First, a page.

This blog is going to be of particular interest to all distressed home owners in San Jose CA but also all Realtors in California.
Provision #2: No More Seller Contribution
You may have heard about 2 provisions from Senate Bill #458, which was signed into law on July 12, 2011, by Gov. Brown, which are likely to sweeten the situation of short selling home owners who have more than one lender to deal with in California.
Provision #1: Extension of Debt Deficiency Protection
To put it simply, today, once a first lender (aka first lien holder) has agreed to a short sale, it cannot not go after the sellers for the balance of the unpaid loan. This is known as debt deficiency protection. However, other lenders, aka secondary lien holders, were still entitled by law to go after the sellers for the remainder of the debt left behind although they might have approved the short sale.
As of July 12, 2011, the debt deficiency protection has been extended to all lien holders. In practice all liens holders will no longer be able to go after the debt balance still owed by distressed home owners after they agree in writing to allow to short sale.
This is great news but I suspect that from now on, secondary lien holder(s) will ask for more money before agreeing to a short sale.
As I already pointed out in my previous blog
, the disagreement over the contribution given by the first lender to the second lender, can sometimes lead to a request from the second lender to be paid directly by the parties involved (buyers, sellers) unbeknownst to the first lender.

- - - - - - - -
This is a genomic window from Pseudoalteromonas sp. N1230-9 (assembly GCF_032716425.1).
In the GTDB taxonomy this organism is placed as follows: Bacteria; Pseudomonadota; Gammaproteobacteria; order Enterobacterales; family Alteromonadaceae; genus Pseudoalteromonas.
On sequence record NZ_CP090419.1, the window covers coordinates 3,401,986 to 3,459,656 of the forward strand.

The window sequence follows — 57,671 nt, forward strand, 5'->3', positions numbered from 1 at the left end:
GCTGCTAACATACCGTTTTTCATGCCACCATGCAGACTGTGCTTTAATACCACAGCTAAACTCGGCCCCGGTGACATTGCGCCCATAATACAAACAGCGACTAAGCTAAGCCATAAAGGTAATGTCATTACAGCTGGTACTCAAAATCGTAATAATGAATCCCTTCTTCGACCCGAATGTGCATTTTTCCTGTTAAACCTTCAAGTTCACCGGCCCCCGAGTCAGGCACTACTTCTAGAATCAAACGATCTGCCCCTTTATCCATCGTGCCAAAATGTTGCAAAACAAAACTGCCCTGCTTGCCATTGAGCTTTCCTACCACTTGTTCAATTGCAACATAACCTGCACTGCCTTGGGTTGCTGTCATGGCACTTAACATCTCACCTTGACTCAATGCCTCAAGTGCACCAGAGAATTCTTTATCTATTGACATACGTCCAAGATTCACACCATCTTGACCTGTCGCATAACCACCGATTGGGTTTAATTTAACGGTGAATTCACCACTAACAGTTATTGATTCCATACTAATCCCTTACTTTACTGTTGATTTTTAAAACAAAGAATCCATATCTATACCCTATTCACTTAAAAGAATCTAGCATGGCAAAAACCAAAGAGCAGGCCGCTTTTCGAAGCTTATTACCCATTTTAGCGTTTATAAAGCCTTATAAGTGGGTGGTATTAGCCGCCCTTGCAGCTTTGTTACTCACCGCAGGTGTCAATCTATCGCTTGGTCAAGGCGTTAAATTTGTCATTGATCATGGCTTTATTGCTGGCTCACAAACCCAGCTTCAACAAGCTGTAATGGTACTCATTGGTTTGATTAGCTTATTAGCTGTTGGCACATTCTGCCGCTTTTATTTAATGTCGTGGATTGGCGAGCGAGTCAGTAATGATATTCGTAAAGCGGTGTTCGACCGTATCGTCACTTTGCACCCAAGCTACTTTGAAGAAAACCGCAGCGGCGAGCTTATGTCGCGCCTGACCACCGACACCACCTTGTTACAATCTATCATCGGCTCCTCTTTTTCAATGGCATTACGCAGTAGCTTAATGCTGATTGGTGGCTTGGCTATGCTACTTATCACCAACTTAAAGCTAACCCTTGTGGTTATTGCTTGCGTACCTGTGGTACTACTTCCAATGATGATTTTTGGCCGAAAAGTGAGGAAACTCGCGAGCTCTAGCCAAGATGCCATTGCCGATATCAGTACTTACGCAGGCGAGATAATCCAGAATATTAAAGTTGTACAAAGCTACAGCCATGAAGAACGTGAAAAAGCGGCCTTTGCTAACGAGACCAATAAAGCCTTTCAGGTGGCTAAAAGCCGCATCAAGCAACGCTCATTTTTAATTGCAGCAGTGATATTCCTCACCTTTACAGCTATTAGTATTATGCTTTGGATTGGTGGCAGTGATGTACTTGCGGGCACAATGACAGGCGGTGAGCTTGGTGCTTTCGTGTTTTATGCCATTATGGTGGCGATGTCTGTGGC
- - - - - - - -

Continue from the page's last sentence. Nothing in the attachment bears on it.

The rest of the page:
My advice was and remains: stay away from any direct contribution to the second lender as such practice might constitute a Mortgage Fraud or a RESPA Violation.
The new law states in particular that “the holder of a note shall not require the trustor, mortgagor, or maker of the note to pay any additional compensation, aside from the proceeds of the sale, in exchange for the written consent to the sale”. In other words, such practices are no longer tolerated.
Once again, this is a double edge relief measure as going forward, secondary lenders are likely to put more pressure on first lenders to receive higher payouts before approving a short sale.
At the end of the day, one can only hope that all lenders will act responsibly in the interest of their P&L accounts (reduce costs and sheer losses) but most importantly to prevent the potential upcoming tsunami of foreclosures coming from their housing “shadow inventory” ready to be foreclosed.